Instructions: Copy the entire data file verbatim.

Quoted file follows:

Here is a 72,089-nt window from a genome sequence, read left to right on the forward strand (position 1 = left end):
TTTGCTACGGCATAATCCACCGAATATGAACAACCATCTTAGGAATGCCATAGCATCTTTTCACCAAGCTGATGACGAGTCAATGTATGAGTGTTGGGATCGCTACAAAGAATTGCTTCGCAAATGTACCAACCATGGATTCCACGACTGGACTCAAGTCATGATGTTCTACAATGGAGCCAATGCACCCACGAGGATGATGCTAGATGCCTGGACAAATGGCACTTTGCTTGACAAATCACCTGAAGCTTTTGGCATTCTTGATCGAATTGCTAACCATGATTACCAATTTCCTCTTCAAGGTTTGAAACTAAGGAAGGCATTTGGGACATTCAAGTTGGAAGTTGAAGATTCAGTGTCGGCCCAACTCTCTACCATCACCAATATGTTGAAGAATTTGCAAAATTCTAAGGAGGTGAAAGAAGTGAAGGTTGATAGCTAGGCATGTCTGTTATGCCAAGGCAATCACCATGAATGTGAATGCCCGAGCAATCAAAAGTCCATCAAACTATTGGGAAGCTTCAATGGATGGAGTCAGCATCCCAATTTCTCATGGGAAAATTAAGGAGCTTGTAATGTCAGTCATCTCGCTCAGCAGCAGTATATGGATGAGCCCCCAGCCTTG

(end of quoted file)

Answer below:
Here is a 72,089-nt window from a genome sequence, read left to right on the forward strand (position 1 = left end):
TTTGCTACGGCATAATCCACCGAATATGAACAACCATCTTAGGAATGCCATAGCATCTTTTCACCAAGCTGATGACGAGTCAATGTATGAGTGTTGGGATCGCTACAAAGAATTGCTTCGCAAATGTACCAACCATGGATTCCACGACTGGACTCAAGTCATGATGTTCTACAATGGAGCCAATGCACCCACGAGGATGATGCTAGATGCCTGGACAAATGGCACTTTGCTTGACAAATCACCTGAAGCTTTTGGCATTCTTGATCGAATTGCTAACCATGATTACCAATTTCCTCTTCAAGGTTTGAAACTAAGGAAGGCATTTGGGACATTCAAGTTGGAAGTTGAAGATTCAGTGTCGGCCCAACTCTCTACCATCACCAATATGTTGAAGAATTTGCAAAATTCTAAGGAGGTGAAAGAAGTGAAGGTTGATAGCTAGGCATGTCTGTTATGCCAAGGCAATCACCATGAATGTGAATGCCCGAGCAATCAAAAGTCCATCAAACTATTGGGAAGCTTCAATGGATGGAGTCAGCATCCCAATTTCTCATGGGAAAATTAAGGAGCTTGTAATGTCAGTCATCTCGCTCAGCAGCAGTATATGGATGAGCCCCCAGCCTTG